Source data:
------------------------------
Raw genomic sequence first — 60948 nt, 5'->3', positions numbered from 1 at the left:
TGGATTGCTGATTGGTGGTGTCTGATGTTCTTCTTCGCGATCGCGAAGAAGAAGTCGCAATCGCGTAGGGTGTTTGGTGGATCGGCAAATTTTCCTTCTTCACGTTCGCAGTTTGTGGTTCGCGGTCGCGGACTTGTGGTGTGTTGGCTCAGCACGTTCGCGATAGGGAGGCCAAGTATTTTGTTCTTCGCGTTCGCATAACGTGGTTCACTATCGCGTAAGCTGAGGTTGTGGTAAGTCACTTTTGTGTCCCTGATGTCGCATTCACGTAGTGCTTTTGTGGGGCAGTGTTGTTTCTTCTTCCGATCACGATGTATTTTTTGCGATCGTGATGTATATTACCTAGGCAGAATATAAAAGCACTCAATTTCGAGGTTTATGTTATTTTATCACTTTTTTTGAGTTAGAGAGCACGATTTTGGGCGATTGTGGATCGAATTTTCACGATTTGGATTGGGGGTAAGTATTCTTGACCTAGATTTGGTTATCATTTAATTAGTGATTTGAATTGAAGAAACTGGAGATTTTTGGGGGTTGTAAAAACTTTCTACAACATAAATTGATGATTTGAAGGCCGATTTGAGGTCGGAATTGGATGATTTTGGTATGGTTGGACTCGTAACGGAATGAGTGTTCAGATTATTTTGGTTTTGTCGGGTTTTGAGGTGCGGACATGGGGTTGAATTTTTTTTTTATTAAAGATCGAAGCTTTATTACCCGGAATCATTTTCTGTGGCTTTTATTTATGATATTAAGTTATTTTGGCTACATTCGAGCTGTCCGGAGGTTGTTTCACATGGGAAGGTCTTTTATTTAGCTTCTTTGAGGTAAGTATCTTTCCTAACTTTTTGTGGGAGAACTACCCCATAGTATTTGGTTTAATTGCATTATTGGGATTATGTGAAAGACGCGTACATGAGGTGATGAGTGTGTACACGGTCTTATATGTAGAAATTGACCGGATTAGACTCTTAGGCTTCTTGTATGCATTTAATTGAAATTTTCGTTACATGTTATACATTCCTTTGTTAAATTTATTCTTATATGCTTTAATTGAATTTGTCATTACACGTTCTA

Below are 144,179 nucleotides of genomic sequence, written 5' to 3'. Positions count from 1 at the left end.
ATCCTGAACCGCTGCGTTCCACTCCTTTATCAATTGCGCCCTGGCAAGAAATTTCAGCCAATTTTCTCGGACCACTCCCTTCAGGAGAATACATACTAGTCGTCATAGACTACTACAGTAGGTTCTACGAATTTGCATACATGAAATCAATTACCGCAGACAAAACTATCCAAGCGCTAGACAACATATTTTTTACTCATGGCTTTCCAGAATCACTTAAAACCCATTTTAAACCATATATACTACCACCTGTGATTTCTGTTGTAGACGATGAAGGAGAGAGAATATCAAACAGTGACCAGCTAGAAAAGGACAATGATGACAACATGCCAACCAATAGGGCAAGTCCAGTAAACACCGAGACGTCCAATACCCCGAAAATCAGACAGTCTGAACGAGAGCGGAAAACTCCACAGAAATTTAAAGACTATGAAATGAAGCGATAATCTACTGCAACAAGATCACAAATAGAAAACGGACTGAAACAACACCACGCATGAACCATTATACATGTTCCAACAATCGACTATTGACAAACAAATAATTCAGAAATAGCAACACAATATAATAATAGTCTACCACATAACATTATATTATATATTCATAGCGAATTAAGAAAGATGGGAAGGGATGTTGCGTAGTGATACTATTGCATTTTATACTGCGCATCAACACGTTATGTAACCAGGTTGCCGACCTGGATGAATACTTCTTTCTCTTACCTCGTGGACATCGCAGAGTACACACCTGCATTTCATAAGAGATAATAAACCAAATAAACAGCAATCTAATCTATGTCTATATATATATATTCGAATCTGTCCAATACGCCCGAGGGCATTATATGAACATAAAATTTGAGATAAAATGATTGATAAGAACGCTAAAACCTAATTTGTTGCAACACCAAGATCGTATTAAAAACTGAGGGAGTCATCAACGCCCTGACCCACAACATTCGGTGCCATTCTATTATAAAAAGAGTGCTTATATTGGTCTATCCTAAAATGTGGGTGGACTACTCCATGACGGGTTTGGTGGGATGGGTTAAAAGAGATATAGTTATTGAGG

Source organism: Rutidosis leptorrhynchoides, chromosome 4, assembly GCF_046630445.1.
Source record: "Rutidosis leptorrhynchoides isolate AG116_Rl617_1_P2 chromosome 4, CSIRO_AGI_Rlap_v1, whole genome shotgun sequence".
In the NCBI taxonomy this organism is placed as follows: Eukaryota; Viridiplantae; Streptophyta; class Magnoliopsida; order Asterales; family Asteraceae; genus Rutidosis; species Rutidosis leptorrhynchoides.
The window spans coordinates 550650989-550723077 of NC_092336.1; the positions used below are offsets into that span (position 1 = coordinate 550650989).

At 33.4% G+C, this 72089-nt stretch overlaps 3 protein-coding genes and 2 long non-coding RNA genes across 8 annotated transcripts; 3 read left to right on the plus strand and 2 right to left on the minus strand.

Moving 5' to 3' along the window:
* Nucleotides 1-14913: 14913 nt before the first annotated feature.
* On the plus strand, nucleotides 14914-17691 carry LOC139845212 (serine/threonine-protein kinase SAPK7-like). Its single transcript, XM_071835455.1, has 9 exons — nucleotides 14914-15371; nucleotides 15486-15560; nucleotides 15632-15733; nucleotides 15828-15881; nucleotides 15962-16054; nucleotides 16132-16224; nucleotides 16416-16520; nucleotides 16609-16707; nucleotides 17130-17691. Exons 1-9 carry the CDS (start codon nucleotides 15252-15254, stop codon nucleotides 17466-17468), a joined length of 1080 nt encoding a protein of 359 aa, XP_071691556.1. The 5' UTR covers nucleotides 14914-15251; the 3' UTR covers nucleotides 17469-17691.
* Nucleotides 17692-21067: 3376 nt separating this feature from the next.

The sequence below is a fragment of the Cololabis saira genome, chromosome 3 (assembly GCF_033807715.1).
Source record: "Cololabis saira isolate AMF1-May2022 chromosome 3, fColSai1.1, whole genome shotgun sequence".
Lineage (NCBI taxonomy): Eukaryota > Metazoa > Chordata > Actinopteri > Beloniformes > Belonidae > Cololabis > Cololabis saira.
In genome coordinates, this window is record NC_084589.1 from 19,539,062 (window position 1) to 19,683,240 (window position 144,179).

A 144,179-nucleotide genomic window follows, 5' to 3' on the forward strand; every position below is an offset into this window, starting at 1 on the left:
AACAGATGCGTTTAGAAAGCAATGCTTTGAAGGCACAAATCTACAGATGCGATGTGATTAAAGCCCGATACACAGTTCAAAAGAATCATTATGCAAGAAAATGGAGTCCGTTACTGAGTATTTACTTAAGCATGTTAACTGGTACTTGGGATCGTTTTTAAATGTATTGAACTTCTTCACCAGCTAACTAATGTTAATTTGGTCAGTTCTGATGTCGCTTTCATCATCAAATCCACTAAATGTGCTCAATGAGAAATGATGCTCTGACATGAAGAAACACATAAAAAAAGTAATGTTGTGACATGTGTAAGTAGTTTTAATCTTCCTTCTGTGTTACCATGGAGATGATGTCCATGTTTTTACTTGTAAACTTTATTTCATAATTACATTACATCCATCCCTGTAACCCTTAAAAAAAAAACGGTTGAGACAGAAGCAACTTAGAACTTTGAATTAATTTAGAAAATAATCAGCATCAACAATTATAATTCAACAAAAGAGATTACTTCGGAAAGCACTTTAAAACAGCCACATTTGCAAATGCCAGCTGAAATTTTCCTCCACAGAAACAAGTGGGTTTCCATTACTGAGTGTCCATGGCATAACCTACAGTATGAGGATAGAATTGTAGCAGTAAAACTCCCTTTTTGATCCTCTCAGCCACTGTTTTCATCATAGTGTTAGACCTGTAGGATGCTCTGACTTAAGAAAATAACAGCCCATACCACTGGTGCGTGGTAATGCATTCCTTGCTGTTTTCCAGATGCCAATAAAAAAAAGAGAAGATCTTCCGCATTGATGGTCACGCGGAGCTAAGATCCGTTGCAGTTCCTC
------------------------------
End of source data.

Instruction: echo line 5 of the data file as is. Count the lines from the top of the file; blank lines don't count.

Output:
Source organism: Rutidosis leptorrhynchoides, chromosome 4, assembly GCF_046630445.1.